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  1. From Applied Statistical Genetics with R by Foulkes (pFDR = positive false discovery rate):

    The q-value is defined similarly as the greatest lower bound of the $pFDR$ that can result from rejecting a test statistic $T$ and a sample $x$ with $T(x)=t$ based on a rejection region $Γ$ in the set of nested rejection regions. Formally, the q-value is written $$q(t) =\inf_{Γ :t∈Γ } [pFDR(Γ )]$$

    Since $pFDR$ is involved here, there must be several null hypotheses, and different null may have different testing rule. But here does it assume that there is one common testing rule $(T, Γ)$ for all the nulls?

  2. From Wikipedia

    The q-value is defined to be the FDR analogue of the p-value. The q-value of an individual hypothesis test is the maximum FDR at which the test may be called significant. One approach is to directly estimate q-values rather than fixing a level at which to control the FDR.

    • Why are we talking about the q-value of an individual hypothesis test? Isn't the q-value for multiple nulls and their test rules?

    • Should "maximum FDR" be "minimum FDR" instead?

    • What does "One approach is to directly estimate q-values rather than fixing a level at which to control the FDR" try to mean? What is "one approach" trying to solve?

  3. Am I right that pFDR depends on and changes with the sample's distribution, so does q-value?

Thanks and regards!

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  1. Indeed. It is assumed that all test statistics that fall in $\Gamma$ are rejected and others are not. Also note that in a pure (i.e., subjective) Bayesian framework, there need not be multiple hypotheses to define the pFDR. This is, however, now the view Storey has been promoting.

  2. This Wikipedia entry actually discusses a different meaning/definition of the q-value, which preceded Storey's definition and makes life rather confusing (see also here). The "individual" hypothesis discussed is the marginal hypothesis rejected. It is true that hypothesis will typically not be rejected alone. That is why the marginal rejection is discussed. It should indeed be the minimal FDR. The two competing approaches to multiplicity control are: (1) Set an error level and find a procedure that controls it. (2) Estimate the error level and reject when the estimated error level reaches a desired value.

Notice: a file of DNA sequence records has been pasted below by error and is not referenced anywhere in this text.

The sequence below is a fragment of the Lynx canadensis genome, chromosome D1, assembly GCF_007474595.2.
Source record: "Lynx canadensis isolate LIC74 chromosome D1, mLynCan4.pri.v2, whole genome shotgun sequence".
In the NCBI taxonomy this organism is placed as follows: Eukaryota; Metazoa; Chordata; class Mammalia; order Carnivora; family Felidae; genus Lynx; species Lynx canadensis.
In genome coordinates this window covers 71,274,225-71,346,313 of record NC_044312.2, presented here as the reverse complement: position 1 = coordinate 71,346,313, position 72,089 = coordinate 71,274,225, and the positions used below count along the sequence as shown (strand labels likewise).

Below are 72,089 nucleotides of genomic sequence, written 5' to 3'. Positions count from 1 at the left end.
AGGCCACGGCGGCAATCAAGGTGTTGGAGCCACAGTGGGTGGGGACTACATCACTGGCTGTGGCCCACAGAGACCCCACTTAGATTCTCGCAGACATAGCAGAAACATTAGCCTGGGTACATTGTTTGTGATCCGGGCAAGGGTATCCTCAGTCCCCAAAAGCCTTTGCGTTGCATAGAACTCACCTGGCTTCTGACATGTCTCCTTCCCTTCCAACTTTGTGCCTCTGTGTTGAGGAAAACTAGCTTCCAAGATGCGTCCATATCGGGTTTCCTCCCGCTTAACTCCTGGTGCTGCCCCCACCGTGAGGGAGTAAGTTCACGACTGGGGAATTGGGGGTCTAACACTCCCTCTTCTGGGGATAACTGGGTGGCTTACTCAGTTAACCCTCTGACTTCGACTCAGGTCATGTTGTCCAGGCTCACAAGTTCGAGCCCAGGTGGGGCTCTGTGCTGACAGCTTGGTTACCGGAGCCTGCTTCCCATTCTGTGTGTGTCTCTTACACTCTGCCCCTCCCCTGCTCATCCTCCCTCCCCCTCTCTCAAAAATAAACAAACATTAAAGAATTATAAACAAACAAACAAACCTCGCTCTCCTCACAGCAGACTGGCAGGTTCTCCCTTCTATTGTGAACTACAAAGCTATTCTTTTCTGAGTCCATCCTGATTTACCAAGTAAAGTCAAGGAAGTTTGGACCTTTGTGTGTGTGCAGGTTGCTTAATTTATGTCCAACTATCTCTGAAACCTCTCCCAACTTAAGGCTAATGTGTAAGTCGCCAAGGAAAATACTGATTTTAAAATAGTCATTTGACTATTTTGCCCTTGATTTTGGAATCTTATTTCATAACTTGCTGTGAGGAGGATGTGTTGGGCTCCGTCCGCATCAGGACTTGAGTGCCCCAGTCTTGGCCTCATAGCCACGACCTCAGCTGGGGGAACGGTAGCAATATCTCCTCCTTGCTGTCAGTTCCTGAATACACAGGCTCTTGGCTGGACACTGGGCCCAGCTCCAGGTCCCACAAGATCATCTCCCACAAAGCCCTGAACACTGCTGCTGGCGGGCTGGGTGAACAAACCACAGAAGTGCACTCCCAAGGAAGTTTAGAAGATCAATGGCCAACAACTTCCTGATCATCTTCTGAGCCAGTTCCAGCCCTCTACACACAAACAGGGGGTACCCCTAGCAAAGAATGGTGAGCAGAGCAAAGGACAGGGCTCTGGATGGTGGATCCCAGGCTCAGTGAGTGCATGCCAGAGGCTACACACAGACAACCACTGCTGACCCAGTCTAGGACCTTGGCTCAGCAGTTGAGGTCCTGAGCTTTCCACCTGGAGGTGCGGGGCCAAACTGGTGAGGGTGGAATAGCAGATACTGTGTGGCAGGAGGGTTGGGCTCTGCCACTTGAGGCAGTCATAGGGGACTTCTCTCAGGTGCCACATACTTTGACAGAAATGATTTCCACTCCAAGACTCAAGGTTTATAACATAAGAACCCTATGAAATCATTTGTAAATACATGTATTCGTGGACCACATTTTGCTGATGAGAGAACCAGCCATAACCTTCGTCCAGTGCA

3. The estimated $pFDR(\Gamma)$ depends on the sample. It's value does not depend on the sampling distribution of each test statistic (it is simple arithmetics), but it's sampling properties will naturally depend on the sampling distribution. Particularly, the test statistics need to be independent for Storey's estimator to be unbiased to the true $pFDR(\Gamma)$.

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  • $\begingroup$ Thanks! pFDR is defined in terms of expectation wrt the true sample distribution, but not directly depend on the sample? $\endgroup$ – Tim Jul 8 '13 at 11:06
  • $\begingroup$ @Tim: I distinguish between the estimated pFDR and the true pFDR. The true pFDR of any rejection region will surely depend on the sampling distribution. $\endgroup$ – JohnRos Jul 8 '13 at 12:00
  • $\begingroup$ In the first definition, is the q-value defined for each marginal null, or for all the marginal nulls in the multiple comparision? $\endgroup$ – Tim Jul 8 '13 at 23:45
  • $\begingroup$ Also in the first definition, is $T$ the test statistic of just one of the multiple comparisons? If yes, does the definition of q-value not require other comparisons's test statistics to be rejected? $\endgroup$ – Tim Jul 9 '13 at 1:01
  • $\begingroup$ Also- have a look at this manuscript of mine for a quick intro to error rates: arxiv.org/abs/1304.4920 $\endgroup$ – JohnRos Jul 9 '13 at 7:06

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